Unlike any of the other performances here, this one takes place after John Quincy Adams had vacated the fourth presidency spot. Anthony Hopkins’s Academy Award-nominated role depicts a much older, more sleepy and impatient diplomat who is no less youthful in his talents than he was before. In Steven Spielberg’s Amistad, we follow the trial of several African slaves who kill and take over their captor’s ship. Adams comes in at the end to save the day with a brilliant closing argument monologue (because it wouldn’t be a courtroom drama without one) that showcased Hopkins’s vivid performance. The film definitely gets props for staying true to history. Adams, a 73 year-old abolitionist, jumped at the offer of defending the enslaved prisoners and gave a nine-hour-long argument critiquing Congress. It is an enthralling film that truly relies on Hopkins’s scene-stealing acting.

3. Ralph Bellamy As Franklin D. Roosevelt, Sunrise On Campobello (1960)

Campobello Island is a Canadian destination where both Franklin and Eleanor Roosevelt would spend their summers. Sunrise on Campbello takes place during the summer of 1921 and depicted FDR’s emerging polio. Both Bellamy and Greer Garson received Academy Award nominations for their intimate portrayals of the iconic couple. It is an interesting premise, especially since many consider FDR to be the one of the greatest presidents in American history, only to have Sunrise at Campbello be about FDR fighting his illness. Bellamy is up to the challenges of portraying both a real-life and important figure as well as rightfully showing the brutal effects of polio.

2. Sidney Blackmer As Theodore Roosevelt, This Is My Affair (1937), The Monroe Doctrine (1939), Teddy The Rough Rider (1940), In Old Oklahoma (1943), Buffalo Bill (1944), My Girl Tisa (1948), Never Kick A Man Upstairs (1953)

If you have a movie and Teddy Roosevelt makes an appearance, you call up Sidney Blackmer. At least that was the memo that was sent around in Hollywood during the time. Blackmer played Roosevelt a whopping seven times, and there could be more, since movies in the early twentieth century had a history of being “lost films.”

Besides Teddy, The Rough Rider, which was a short film, Blackmer was never the lead in any of these movies. Instead, filmmakers had a thing for characters played by John Wayne or Barbara Stanwyck doing something amazing and then getting an award by Teddy Roosevelt towards at the end of the movie. Blackmer spent more than 10 years portraying the 26th president at different stages of his life. More importantly than that, no matter whether in a western, crime drama, or romantic comedy, Blackmer was always there to remind audiences of the significant accomplishments of the lead characters by congratulating them for something. Blackmer not only shared a physical resemblance to Roosevelt, but it was a part that no one could take away from him — not even Robin Williams — and that is certainly saying a lot.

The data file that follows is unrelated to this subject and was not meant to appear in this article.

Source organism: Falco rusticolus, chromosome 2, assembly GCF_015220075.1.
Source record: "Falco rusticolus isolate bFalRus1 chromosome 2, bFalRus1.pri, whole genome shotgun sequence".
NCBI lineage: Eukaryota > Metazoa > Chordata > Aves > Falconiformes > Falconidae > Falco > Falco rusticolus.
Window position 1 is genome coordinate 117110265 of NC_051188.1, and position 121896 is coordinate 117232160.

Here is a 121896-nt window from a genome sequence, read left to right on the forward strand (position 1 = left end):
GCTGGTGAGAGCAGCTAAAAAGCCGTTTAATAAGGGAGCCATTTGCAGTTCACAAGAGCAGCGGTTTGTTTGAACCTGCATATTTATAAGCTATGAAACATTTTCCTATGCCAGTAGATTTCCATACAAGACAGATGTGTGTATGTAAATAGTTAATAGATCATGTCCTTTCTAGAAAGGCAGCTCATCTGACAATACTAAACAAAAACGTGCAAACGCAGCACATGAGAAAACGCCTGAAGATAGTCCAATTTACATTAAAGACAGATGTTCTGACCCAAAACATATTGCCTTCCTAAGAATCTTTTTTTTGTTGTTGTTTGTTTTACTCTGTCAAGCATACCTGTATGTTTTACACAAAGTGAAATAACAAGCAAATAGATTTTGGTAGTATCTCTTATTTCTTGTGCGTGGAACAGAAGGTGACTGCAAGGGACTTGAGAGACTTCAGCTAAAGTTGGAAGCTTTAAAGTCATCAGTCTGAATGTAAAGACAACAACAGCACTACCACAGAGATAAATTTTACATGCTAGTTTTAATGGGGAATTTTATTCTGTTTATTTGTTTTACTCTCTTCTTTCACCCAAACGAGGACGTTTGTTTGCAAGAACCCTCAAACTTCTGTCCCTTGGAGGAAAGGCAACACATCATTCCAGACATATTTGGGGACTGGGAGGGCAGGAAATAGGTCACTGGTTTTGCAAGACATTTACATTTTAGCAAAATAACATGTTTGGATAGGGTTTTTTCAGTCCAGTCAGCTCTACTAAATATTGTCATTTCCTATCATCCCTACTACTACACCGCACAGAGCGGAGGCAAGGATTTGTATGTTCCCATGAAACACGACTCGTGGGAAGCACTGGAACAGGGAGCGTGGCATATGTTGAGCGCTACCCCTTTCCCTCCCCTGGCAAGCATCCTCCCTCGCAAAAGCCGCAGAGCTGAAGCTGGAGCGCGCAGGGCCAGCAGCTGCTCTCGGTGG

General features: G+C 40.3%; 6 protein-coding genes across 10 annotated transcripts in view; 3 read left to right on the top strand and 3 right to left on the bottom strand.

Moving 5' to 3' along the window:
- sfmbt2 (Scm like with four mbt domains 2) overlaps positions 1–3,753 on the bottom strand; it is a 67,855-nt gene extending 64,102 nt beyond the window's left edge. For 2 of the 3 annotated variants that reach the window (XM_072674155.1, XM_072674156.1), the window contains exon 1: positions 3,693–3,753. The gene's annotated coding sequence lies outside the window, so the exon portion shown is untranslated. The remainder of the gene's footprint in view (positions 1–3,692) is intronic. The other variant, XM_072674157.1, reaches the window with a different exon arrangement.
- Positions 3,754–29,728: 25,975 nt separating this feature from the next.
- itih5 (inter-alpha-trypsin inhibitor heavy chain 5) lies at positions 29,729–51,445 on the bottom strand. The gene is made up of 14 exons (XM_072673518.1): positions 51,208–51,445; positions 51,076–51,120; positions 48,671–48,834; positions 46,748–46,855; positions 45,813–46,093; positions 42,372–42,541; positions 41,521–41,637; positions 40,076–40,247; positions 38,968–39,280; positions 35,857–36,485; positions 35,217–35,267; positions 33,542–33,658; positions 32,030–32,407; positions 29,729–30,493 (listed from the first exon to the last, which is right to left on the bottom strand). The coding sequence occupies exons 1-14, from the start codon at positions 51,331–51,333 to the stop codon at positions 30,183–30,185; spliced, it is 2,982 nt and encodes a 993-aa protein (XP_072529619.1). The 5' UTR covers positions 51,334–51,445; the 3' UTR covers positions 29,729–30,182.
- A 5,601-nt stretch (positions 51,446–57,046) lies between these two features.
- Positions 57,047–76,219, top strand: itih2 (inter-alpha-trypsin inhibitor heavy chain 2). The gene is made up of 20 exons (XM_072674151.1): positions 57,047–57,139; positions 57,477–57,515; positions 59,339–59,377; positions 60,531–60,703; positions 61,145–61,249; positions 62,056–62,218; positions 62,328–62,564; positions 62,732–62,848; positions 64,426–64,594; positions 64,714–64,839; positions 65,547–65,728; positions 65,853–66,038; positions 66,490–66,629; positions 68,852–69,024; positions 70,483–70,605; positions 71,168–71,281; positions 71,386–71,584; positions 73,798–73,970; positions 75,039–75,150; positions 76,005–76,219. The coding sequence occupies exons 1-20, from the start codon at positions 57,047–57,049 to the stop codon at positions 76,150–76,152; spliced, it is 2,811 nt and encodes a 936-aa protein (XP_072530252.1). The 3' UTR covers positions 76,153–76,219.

1. Daniel Day-Lewis As Abraham Lincoln, Lincoln (2012)

Come on, now! Could this have gone to anybody else? Lincoln was not only an entertaining Spielberg epic — which is also saying a lot considering it is mostly a bunch of middle-aged white guys in wigs talking in courtrooms and offices — but Lincoln was also a much-needed history lesson. Not many people knew what Abraham Lincoln sounded like. We had Henry Fonda’s commanding performance in Young Mr. Lincoln, but we never got a full documentation of the man’s shrill, but overly determined voice.

When you think method acting you usually think Daniel Day-Lewis. He ate, slept, and breathed Lincoln — fully embodying not only the man, but the historical figure that he was. The film, as opposed to following the standard cradle-to-the-grave format of biographies, traces Lincoln as he stacks up the votes to abolish slavery with the 13th Amendment; resorting to intimidation and eloquent manipulation to do so, which only corroborates Lincoln’s unprecedented persistence and heroism. It also helps that, rightfully so, Daniel Day-Lewis was award his third Oscar for his towering performance.

Finally, while it's not a biographical portrayal, we can't forget one of the greatest presidents who delivered one of the greatest speeches in American history:

Which of these performances did you think best brought the portrayed presidents to life?